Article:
The Lada is a cult car. Known for its aesthetic, resilience, and tough nature, some would call it the safest car in the world. In the following Russian dashcam footage, that hardy reputation is only furthered. It shows Russian traffic police attempting to break the window of a white Lada during a traffic stop. After failing, a car chase erupts through the Russian streets.
When the Lada is cornered by the Russian police car, a bigger group of cops make a second attempt to break into the Lada, only to fail again despite one cap in a Russian bulletproof vest use his colleagues for support as he drop kicks the window. It’s fair to say that the Russian police are no joke when it comes to applying force to apprehend a suspect, thus, is the humble Lada amongst the safest cars in the world? For this fugitive driver, it certainly was at the time.
The Safest Car in the World? – The Russian Lada
From Lenin to the Hammer and Sickle, the Soviet Union produced many iconic and memorable images to those in the West. One of the most prominent, however, was the humble Lada. First appearing in 1973, the Lada soon gained a reputation for being affordable, tough, easy to maintain, and value for money. The brand is still running strong today, and for good reason.
The Lada brand comes from the Slavic word Lada / судно which translates to a small type of boat which is visible in the Lada logo. Ladas are manufactured by AvtoVAZ which was formed in the mid-1960s through a cooperative deal between the Soviet Department of Foreign Trade (Vneshtorg) and Fiat.
In 1970, the AvtoVAZ began production of the VAZ-2101. This vehicle, with strengthened parts and heavy steel panels was essentially a tougher variant of the Fiat 124 sedan. It was ideal for the tough winters and even tougher roads of the USSR, where it was marketed as “Zhiguli” after the Russian mountain range in Samara Oblast. This early Lada soon earned the nickname of “Kopeyka” which translates to the smallest Soviet coin worth 1/100 of a Soviet Russian Ruble.
The “Zhiguli” was able to handle tough Russian road trips due to being fitted with substantial drum brakes. In addition, it was given reliable, modernized suspensions at the front and back of the car as well as increased ground clearance, a more modern transmission, and recessed door handles. The design of the first Lada was carried out by a cooperative of engineers from the Soviet Central Scientific Research Automobile and Automotive Engines Institute (abbreviated as NAMI).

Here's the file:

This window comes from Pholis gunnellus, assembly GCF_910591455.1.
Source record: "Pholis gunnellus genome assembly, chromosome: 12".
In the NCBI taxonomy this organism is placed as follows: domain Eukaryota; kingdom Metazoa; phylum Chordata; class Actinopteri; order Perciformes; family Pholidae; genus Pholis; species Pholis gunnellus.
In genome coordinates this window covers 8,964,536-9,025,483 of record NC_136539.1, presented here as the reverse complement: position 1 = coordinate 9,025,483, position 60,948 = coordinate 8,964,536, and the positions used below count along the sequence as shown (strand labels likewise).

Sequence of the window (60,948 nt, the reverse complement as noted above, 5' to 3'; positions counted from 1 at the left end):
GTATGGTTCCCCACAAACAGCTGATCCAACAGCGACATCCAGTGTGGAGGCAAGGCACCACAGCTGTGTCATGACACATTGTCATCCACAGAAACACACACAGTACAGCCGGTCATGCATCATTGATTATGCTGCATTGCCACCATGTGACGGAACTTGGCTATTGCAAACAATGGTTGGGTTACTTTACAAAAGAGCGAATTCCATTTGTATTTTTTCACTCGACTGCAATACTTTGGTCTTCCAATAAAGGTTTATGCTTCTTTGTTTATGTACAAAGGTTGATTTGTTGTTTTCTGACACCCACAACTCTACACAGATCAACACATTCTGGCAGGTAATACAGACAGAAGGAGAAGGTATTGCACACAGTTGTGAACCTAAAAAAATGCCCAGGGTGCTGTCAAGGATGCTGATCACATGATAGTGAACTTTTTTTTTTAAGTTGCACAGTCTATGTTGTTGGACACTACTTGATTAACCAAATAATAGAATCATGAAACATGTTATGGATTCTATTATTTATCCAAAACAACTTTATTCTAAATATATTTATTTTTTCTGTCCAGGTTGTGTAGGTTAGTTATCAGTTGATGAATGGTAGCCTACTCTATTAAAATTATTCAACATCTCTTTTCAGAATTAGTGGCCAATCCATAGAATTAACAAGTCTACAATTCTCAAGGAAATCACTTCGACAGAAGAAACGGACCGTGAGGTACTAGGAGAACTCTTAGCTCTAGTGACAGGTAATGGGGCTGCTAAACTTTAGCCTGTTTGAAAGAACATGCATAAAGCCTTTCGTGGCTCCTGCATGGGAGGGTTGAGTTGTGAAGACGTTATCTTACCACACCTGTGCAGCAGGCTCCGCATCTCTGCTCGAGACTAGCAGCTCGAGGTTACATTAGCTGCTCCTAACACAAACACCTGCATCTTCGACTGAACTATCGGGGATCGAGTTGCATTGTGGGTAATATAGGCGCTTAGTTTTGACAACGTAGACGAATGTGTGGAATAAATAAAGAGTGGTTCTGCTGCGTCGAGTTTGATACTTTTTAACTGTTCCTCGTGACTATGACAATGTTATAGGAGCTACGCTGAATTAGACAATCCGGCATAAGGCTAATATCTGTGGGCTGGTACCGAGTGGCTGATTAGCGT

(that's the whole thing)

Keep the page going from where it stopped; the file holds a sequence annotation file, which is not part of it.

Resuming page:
This team of Soviet Russian and Italian designers symbolized a true example of East meets West as they worked together in Turin and Tolyatti. The latter city was fitting for such cooperation as it was named after the Italian communist politician Palmiro Togliatti. By springtime in 1970, AvtoVAZ was able to boast its own team of experienced designers and engineers and worked independently.
Whilst it was known as the “Zhiguli” in the USSR, for overseas export the VAZ-2101 was branded as the Lada. The reason being is that Zhiguli was an awkward word for westerners to pronounce and was also mocked due to its close resemblance to the English word Gigolo which means a male prostitute. That’s why the vehicle today is most commonly known as the Lada. In Western Europe, Canada, South America, and even New Zealand, the Lada soon found a place in the hearts of consumers seeking a car that provided a cheap alternative to local car brands.
“What do you call a convertible lada? a skip!”– A common joke amongst Lada critics in the West.
As a result of the major lack of car mechanics for average citizens in the Soviet Union, the aim of the Lada was for maintenance to be handled by the owner of the car. When traveling around the former USSR today, you can often see remains of DIY auto repair stations on the sides of the road.
Outside of the Soviet Union, those who were not in the camp of people admiring the Lada were often mocking it for its cheap and no-frills construction. Few could deny, however, the car’s solid reputation as a strong, reliable, and unpretentious vehicle for drivers seeking to drive on a budget.
Still a powerhouse auto manufacturer today, Lada is still headquartered in the Russian city of Tolyatti. The Lada is a relentless feature on the roads across the entirety of the former Soviet Union and ex-communist countries as well as former satellite states such as East Germany and the Czech Republic. The Lada today is also built under license in various other countries outside of Russia.
These days, the vehicle is not just for civilian use. In various parts of Eastern Europe to Africa and beyond, the trusty Lada can be seen utilized as taxis, police cars, and various other public service or civil defense vehicles. But is it the safest car in the world? Unfortunately not. That title has been taken by the Genisis car brand of South Korea which recently came 1st on a list of the 14 safest cars on earth.